Novalee Nation, 17 and pregnant, finds herself stranded outside a Wal-Mart in Sequoyah, Oklahoma, with $7.77 in her pocket and no one to turn to for help. This is an unlikely beginning for a humorous and hopeful novel, but that is just what this is. As she sits outside the store taking stock of her situation, plucky Novalee meets several of the town's more unusual inhabitants: Sister Husband, who presents her with a shop-worn welcome-wagon basket; black photographer Moses Whitecotton, who conveys to her the importance of a name for her unborn child; and Indian Benny Goodluck, who gives her a buckeye tree for good luck. These and other Sequoyah citizens rally around Novalee when she has her baby on the floor of Wal-Mart, and form the basis for this most enjoyable novel. —Pamela B. Rearden, Centreville Regional Library, Fairfax County, VA
School Library Journal


The tribulations of 17-year-old Novalee Nation, daughter of the Tennessee trailer parks, make up a surprisingly long, none-too-subtle tale.
Booklist



Discussion Questions
1. The theme of "home" runs throughout this novel. Would you characterize home as a place, a family, a state of mind, or, as Sister Husband says, a place "where your history begins"? As a homeless person longing for a home, Novalee's image of home is heavily influenced by the images she sees in maga-zines. How influenced are we all by portrayals of home and home life in the media, movies, and on television?

2. In the beginning of the novel, Novalee is a poor, uneducated teenage mother whose own mother abandoned her at a young age. Novalee, however, seems to be remarkably maternal and responsible in her parental role. Do you think this is a believable portrayal of teenage motherhood? Is it possible that lacking a loving mother herself she would be such a good mother? Both Novalee and Lexie defy our stereotypes of poor, single mothers. Do you think this is a strength or a weakness of the novel?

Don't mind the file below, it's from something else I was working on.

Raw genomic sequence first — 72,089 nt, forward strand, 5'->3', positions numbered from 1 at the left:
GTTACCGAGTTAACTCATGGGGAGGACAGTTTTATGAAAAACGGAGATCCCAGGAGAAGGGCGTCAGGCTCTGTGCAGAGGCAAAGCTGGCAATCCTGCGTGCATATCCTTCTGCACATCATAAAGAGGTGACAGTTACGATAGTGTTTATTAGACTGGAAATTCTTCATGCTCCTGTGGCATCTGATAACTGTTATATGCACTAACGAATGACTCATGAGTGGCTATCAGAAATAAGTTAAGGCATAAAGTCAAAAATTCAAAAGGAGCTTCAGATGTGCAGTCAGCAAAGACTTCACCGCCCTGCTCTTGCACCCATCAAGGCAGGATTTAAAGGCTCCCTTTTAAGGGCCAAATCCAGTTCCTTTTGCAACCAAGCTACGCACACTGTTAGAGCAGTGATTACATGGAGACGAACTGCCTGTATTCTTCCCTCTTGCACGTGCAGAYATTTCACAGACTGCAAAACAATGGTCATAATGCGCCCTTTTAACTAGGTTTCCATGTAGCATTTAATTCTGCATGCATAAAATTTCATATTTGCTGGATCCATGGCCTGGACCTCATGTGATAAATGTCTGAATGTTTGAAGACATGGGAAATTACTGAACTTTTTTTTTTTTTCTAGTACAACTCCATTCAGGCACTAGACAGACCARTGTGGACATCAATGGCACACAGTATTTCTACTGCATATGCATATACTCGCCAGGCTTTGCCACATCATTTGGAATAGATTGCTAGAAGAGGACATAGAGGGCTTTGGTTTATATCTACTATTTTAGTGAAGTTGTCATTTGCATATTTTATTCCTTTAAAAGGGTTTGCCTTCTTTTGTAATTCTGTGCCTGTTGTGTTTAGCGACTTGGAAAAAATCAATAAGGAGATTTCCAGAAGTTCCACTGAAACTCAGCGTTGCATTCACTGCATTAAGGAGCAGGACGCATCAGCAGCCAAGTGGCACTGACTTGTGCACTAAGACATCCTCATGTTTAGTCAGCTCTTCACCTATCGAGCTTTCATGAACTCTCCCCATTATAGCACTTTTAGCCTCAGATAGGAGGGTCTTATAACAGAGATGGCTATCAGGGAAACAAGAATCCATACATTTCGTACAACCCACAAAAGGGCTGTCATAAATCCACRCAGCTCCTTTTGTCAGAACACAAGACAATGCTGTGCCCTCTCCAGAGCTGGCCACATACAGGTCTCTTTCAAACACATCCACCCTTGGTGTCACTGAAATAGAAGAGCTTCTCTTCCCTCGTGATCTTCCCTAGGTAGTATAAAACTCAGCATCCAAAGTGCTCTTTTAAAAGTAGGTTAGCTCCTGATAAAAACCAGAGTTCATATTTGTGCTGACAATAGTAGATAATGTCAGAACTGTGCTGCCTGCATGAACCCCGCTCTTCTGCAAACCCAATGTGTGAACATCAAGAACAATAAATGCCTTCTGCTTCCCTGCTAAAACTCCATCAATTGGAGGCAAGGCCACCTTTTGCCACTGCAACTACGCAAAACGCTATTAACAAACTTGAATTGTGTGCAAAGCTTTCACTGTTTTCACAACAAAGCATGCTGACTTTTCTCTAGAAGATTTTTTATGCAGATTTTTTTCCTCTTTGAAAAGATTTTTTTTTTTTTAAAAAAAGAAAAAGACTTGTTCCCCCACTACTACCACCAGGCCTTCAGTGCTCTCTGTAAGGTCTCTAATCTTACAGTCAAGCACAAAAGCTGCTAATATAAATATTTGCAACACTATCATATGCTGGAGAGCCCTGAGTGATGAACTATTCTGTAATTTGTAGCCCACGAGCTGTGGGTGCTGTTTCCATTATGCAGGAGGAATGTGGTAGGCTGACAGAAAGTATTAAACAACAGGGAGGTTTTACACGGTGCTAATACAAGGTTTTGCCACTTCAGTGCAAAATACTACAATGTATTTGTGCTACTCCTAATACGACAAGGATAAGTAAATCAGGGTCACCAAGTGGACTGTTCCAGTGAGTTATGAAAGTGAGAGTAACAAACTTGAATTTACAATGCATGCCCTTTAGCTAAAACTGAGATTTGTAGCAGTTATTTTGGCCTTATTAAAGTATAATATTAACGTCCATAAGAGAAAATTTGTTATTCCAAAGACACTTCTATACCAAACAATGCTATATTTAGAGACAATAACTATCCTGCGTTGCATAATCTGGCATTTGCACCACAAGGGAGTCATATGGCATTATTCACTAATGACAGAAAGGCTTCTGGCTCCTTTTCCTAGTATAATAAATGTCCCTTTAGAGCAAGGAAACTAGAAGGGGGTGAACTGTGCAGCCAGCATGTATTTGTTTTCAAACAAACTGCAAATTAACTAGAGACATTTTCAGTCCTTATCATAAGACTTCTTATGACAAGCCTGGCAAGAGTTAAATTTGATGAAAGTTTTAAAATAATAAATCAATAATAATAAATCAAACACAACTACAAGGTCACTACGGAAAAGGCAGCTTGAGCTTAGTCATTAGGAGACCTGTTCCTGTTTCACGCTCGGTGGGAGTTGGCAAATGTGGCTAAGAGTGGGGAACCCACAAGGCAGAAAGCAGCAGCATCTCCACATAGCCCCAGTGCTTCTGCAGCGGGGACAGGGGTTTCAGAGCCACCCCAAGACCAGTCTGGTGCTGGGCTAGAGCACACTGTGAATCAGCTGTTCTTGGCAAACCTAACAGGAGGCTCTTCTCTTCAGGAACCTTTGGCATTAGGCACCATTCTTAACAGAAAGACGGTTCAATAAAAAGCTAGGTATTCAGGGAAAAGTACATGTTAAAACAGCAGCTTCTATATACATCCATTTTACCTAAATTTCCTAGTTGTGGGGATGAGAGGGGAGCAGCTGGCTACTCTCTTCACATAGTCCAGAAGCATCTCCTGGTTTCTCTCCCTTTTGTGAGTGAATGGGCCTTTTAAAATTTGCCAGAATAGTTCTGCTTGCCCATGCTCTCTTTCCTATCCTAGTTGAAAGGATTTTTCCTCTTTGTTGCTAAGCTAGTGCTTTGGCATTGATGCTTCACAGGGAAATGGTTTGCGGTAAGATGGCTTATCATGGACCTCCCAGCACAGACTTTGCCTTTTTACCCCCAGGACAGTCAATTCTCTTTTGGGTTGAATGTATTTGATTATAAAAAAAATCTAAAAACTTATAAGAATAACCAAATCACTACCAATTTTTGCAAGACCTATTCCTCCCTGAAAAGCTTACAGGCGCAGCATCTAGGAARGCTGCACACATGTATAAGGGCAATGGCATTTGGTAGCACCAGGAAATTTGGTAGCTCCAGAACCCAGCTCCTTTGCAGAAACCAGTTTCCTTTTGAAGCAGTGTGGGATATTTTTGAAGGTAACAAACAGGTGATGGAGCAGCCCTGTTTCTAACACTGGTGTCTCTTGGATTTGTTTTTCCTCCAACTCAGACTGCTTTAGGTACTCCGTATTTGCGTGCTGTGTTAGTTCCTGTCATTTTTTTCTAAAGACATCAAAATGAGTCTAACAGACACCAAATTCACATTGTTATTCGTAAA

3. Novalee's superstition about the number seven intensifies after the birth of her daughter. What do you make of Novalee's seemingly irrational fears? What role do superstitions play in the lives of even the most rational of us? Are there any other patterns or cycles you recognize in the novel?

4. Despite his cruelty, women are attracted to Willy Jack and are willing to take care of him. What is the attraction of cruel men to needy women? Lexie says, "Girls like us don't get the pick of the litter." What do you think of this statement? And why do you think that Novalee decides to help Willy Jack when she learns of his plight?

5. Willy Jack's story is interspersed throughout the novel. Do you think his story is necessary to the plot? Why or why not? If this novel had been told through the eyes of Willy Jack Pickens, in what ways might we see Novalee differently?

6. Novalee takes pictures to "see something in a way nobody else ever had" and Forney reads to explore the world outside the confines of his own life. Do you think books and photography help them deal with their lives or keep them from dealing with life head on? In what other ways do we use inanimate objects to either cope with life or hide from it?

7. Children play an important role in this novel. How are their stories important? What do each of the children—Americus, Benny, Praline, Brownie--teach us about love and loss of innocence?

8. Despite their struggles, Lexie's family is incredibly loving, fun-filled, and close. This is what makes the attack on Lexie and Brownie so heart wrenching and shocking. Do you think Brownie's trust in adults can ever be fully restored? Why do you think the author decided to include such a brutal scene in a book filled with so much kindness?

9. How did you feel when Novalee spurned Forney? Did you believe they would ultimately end up together? Do you think they are well matched? Do you believe that differences in education and social class matter in a relationship, and what do you think makes it possible to bridge such differences? Or do you believe that people with similar backgrounds tend to be better matched?

10. There are no traditional families in this novel. Why do you think the author chose to write a book about home and family yet disregarded established notions of what constitutes each? Though many of us accept and embrace different forms of family life, why do you think the traditional family is still frequently portrayed as mother/father/children? Do you think this remains the "ideal"?
(Questions issued by publisher.)